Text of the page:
His announcement came on the last day of a U.N. summit in which 140 countries are set to renew their commitment to meet the goals and agree to intensify efforts to achieve them.

Along with easing maternal and child mortality, the goals included cutting extreme poverty by half, ensuring universal primary education, halting and reversing the HIV/AIDS pandemic.

But there was no certainty that there will be enough money and political will to fulfill the plans and pledges. Many countries are under financial pressure from the effects of the global economic crisis as well as rising food and energy prices.

The United Nations agrees that the goals of halving poverty and hunger are within reach, but more is needed to meet those that cover education and maternal health, reducing child mortality, combating major diseases, promoting gender equality and protecting the environment.

Afghan Foreign Minister Zalmai Rassoul told the leaders Tuesday that the lack of security in his home country has made it harder to achieve the anti-poverty goals, known as the MDGs.

"The enemies of peace and stability in Afghanistan are still active, orchestrating well-planned attacks against schools, clinics, teachers, doctors, government employees and even young children, particularly school girls," Rassoul said. "Unfortunately, similar attacks continue against humanitarian aid organizations and their personnel."

The world leaders are reviewing efforts to implement anti-poverty goals adopted at a summit in 2000. These include cutting extreme poverty by half, ensuring universal primary education, halting and reversing the HIV/AIDS pandemic, and cutting child and maternal mortality — all by 2015.

Emma Seery, spokeswoman for the development group Oxfam, said an additional $88 billion was needed to meet child and maternal health goals by 2015 and anything less was not enough.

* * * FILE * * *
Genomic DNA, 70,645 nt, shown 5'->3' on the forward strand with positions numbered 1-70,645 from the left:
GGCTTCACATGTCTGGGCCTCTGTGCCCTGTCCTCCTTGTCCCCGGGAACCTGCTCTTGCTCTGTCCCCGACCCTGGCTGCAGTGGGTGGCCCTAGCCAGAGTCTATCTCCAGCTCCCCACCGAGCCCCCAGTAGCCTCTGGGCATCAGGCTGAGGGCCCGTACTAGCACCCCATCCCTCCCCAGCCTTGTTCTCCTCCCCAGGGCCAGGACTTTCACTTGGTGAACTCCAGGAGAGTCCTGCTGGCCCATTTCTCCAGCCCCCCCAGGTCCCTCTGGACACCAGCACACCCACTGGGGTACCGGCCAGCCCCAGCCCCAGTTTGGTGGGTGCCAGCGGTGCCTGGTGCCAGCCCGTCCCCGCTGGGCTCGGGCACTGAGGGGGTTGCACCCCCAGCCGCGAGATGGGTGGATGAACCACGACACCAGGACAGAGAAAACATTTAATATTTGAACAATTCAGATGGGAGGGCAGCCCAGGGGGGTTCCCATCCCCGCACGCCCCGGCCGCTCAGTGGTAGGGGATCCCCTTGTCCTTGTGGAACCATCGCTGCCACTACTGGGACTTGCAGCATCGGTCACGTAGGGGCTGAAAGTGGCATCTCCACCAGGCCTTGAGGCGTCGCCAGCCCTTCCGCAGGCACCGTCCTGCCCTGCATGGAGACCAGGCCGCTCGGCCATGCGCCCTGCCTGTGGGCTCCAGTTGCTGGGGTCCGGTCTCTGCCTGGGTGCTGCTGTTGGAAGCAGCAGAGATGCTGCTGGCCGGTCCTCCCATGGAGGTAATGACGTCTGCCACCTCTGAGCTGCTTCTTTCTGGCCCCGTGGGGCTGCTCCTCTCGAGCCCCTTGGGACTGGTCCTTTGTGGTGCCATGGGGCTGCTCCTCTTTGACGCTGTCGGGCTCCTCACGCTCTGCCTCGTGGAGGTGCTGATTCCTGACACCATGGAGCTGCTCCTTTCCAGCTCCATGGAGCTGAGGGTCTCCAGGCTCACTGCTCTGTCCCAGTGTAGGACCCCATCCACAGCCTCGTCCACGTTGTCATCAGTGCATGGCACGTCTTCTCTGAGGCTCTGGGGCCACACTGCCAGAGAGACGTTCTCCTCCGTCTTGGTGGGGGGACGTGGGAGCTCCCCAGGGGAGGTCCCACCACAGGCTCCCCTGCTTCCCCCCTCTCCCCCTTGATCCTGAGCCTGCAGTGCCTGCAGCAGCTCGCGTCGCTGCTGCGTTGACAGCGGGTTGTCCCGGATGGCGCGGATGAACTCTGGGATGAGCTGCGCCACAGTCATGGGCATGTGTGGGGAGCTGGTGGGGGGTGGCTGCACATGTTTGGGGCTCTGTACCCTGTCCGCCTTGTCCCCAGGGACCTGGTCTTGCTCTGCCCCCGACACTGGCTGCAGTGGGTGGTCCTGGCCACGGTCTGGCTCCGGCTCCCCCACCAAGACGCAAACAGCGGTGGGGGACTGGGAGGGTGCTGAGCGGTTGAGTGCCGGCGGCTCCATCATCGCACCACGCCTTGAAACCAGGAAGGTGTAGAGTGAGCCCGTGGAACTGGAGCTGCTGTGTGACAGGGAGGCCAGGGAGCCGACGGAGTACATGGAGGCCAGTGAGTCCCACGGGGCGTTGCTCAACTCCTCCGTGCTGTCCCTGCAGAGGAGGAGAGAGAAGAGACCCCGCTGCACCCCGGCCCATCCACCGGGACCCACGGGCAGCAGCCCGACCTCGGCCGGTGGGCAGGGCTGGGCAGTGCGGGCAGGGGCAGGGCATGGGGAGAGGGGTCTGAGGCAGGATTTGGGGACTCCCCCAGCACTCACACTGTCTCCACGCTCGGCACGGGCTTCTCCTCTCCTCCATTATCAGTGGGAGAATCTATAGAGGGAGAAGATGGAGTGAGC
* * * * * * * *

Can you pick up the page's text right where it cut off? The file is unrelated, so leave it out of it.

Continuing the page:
"We have learned to be skeptical of big announcements at summits," Seery said in a statement. "What really counts is where the money is coming from, which means leaders going home and putting that money into national budgets."

Ban: 'On track' to cut extreme poverty
Ban has said the world is "on track" to cut extreme poverty by half, the No. 1 goal, by 2015 though some critics say it's mainly because of the big strides in China and India. Many recent reports show that the world's poorest countries, especially in sub-Saharan Africa, have made little progress in eradicating poverty. And the U.N. said that at the current rate of progress, the world will miss the target of cutting in half the proportion of people without basic sanitation.

"It rarely makes headlines but poor sanitation and dirty water kills thousands of children each day and is crippling the health of billions in developing countries," Mariame Dem of WaterAid, an organization working in 26 countries to improve access to safe water and basic sanitation, said in a statement. She urged the summit to give a higher priority to sanitation.

At a global health event Tuesday, the secretary-general praised achievements over the last decade including decreasing HIV infections by 17 percent since 2001, saving an estimated 6 million lives through work on tuberculosis, and securing financing for all the bed nets needed to fight malaria.

But Ban said an estimated $28 billion to $50 billion will be needed annually between 2011 and 2015 to achieve universal access to treatment for HIV/AIDS.

French Foreign Minister Bernard Kouchner said donating public money is not enough to help end poverty and meet other U.N. goals.

He renewed France's push for a small international tax on financial transactions to fund achievement of the MDGs.

"But this is not about replacing public funding — that's the message that the world must get through," he told reporters Tuesday, speaking in French. "It's not a technical problem, it's a political problem. We need to have strong political will."

Asked about possible opposition from other countries to the tax, the former founder of Doctors without Borders, clearly exasperated, switched to English and declared: "I know that they are not all in agreement. But it was the case when we founded Doctors Without Borders. It was impossible so we did it."

"Yes, it will be impossible, so we will do it," he said.